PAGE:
The Lexington-Fayette Urban County Council will consider an endorsement of efforts to legalize industrial hemp.
The resolution gets a first reading at the council meeting Thursday, when representatives of the Kentucky Department of Agriculture will address the group.
The measure, which has city leaders' overwhelming support, asks the General Assembly to "consider adopting legislation which would allow for industrial hemp growth and production while addressing any public safety and law enforcement concerns."
The resolution, which will be forwarded to Gov. Steve Beshear, Senate President Robert Stivers, House Speaker Greg Stumbo and others, likely will be approved next week in advance of a Senate Agriculture Committee hearing on Feb. 11 on Senate Bill 50, sponsored by Chairman Paul Hornback, R-Georgetown.
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Agriculture Commissioner James Comer; Sen. Rand Paul, R-Bowling Green; and Rep. John Yarmuth, D-Louisville, will testify on behalf of the bill, which would license Kentucky farmers to grow industrial hemp if federal restrictions are lifted.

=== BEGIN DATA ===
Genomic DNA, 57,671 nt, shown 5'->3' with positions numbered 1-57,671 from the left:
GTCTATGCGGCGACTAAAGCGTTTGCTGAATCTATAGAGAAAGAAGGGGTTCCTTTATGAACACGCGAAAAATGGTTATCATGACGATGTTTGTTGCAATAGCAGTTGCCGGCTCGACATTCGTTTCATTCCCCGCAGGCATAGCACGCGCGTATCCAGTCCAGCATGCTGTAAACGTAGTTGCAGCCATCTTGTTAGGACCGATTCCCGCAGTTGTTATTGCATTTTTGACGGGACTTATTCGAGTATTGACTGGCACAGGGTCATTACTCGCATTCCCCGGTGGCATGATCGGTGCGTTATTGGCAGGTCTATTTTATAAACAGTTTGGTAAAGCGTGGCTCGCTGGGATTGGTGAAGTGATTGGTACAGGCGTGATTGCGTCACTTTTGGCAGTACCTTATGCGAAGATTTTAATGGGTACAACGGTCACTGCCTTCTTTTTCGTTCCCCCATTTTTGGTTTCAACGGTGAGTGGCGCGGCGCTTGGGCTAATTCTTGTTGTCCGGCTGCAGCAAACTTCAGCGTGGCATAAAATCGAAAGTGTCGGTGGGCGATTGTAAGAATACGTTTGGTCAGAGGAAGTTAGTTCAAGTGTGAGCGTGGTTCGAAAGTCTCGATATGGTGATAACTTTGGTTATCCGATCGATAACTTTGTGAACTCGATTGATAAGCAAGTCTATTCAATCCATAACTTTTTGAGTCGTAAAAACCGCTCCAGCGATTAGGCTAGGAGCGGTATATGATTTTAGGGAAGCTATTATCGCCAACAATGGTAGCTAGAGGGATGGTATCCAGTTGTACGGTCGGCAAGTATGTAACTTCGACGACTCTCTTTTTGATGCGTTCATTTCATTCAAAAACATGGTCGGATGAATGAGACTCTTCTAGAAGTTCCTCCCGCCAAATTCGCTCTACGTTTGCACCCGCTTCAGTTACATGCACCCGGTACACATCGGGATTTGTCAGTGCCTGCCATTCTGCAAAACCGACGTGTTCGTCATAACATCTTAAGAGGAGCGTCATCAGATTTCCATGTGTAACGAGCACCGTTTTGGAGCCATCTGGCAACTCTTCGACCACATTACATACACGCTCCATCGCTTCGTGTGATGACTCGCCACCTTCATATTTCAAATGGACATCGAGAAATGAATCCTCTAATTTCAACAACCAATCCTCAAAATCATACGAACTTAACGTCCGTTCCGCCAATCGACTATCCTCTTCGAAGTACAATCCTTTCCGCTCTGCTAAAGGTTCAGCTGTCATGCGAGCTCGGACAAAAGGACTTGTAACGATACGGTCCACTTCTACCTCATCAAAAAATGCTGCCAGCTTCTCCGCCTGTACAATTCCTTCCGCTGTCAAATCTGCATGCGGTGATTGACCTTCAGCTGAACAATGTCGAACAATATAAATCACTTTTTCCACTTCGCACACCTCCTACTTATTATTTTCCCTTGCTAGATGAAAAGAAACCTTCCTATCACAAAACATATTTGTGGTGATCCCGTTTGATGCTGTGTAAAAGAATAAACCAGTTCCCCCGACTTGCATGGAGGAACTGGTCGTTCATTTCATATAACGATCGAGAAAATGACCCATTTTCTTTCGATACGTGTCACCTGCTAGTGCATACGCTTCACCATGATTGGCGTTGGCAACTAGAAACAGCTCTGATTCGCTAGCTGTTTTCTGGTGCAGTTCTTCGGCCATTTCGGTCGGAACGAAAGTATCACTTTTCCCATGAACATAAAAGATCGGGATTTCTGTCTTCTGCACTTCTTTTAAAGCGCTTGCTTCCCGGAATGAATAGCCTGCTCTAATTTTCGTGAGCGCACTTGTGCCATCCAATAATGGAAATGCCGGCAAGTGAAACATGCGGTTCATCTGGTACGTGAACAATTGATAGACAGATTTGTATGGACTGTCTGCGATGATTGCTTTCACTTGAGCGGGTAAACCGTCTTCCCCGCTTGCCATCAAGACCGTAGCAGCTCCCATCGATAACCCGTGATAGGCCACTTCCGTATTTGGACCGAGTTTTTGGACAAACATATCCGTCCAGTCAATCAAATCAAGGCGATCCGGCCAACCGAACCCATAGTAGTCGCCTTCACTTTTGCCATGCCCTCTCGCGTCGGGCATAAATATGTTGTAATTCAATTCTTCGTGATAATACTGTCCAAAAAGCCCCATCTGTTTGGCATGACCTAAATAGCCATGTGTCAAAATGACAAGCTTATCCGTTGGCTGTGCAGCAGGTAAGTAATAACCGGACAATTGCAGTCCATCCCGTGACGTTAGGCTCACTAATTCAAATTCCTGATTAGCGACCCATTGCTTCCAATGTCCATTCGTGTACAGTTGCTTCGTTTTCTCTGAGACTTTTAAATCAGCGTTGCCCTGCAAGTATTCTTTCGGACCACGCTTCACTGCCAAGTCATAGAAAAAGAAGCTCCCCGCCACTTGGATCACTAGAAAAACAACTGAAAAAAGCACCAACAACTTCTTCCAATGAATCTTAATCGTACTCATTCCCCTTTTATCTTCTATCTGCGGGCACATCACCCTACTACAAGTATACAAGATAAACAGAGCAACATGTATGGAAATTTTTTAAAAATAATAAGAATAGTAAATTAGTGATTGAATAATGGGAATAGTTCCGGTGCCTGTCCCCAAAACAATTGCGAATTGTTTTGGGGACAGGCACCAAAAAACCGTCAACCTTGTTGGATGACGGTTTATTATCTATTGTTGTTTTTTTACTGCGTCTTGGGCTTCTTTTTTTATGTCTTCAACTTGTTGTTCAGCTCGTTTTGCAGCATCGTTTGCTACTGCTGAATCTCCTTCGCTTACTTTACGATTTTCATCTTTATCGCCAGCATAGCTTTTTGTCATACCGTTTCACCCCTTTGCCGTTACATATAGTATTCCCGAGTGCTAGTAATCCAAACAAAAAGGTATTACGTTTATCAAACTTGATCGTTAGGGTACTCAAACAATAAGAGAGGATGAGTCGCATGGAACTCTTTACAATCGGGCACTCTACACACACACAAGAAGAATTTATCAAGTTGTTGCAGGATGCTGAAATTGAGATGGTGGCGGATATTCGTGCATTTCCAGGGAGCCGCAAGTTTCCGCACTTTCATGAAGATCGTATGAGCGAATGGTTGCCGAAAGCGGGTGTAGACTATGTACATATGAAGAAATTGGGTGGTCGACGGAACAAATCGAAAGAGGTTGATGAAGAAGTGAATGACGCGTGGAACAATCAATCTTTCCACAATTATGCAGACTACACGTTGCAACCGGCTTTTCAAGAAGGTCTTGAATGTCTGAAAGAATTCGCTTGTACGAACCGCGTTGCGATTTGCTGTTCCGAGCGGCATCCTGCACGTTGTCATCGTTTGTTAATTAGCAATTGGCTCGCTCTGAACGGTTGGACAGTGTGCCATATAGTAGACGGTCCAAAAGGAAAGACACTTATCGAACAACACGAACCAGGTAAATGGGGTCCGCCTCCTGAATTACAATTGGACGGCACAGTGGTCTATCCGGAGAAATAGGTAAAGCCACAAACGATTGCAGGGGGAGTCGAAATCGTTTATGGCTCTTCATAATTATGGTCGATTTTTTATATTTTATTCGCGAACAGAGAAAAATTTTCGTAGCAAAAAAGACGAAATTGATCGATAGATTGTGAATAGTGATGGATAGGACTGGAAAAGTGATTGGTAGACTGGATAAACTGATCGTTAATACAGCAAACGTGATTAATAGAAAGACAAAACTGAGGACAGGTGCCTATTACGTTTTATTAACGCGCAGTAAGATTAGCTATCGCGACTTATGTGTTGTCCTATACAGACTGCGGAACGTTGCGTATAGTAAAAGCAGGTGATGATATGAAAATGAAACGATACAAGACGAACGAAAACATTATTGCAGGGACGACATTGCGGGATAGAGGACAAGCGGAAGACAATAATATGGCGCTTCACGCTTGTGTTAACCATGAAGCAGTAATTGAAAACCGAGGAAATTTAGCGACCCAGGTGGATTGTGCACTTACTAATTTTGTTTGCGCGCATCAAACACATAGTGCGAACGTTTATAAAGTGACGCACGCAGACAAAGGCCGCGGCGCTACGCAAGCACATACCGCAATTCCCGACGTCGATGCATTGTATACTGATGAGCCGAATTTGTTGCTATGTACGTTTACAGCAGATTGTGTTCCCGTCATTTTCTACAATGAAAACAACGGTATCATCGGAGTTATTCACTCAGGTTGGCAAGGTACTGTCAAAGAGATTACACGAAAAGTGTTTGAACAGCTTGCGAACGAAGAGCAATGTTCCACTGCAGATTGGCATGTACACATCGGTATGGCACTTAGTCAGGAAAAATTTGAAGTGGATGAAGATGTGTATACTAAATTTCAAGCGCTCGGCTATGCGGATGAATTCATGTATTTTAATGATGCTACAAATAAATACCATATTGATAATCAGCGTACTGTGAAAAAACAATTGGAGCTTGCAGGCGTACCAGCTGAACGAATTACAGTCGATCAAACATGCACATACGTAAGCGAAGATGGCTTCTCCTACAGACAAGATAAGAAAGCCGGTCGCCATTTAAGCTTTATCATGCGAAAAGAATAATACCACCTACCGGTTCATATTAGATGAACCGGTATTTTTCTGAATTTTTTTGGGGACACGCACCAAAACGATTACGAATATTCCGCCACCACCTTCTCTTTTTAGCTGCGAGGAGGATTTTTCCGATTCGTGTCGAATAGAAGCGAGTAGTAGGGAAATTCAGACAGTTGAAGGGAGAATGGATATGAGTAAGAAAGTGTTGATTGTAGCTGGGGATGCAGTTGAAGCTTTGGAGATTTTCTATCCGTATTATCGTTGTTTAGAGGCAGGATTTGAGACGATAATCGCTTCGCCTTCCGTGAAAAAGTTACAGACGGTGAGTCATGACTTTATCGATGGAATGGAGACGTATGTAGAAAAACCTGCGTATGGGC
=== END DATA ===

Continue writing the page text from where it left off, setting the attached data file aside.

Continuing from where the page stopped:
Yarmuth and Paul plan to ask for a waiver from President Obama to let Kentucky grow hemp if the bill passes. Hornback has said he expects it will pass the committee and likely the Senate, but reception in the House is uncertain.
The federal government has outlawed hemp along with marijuana, both Cannabis sativa. Paul has co-sponsored a federal bill to distinguish between them based on their level of THC, the drug in marijuana.
Although hemp has received widespread support across the state and has been endorsed by the Kentucky Chamber of Commerce, law enforcement groups oppose efforts to set up a licensing system.
Operation UNITE and the Kentucky Narcotics Officers Association announced on Monday that they oppose Senate Bill 50 and House Bill 33, saying legal hemp could be costly for law enforcement. They also expressed reservations that legalizing hemp might be the first step to legalizing marijuana.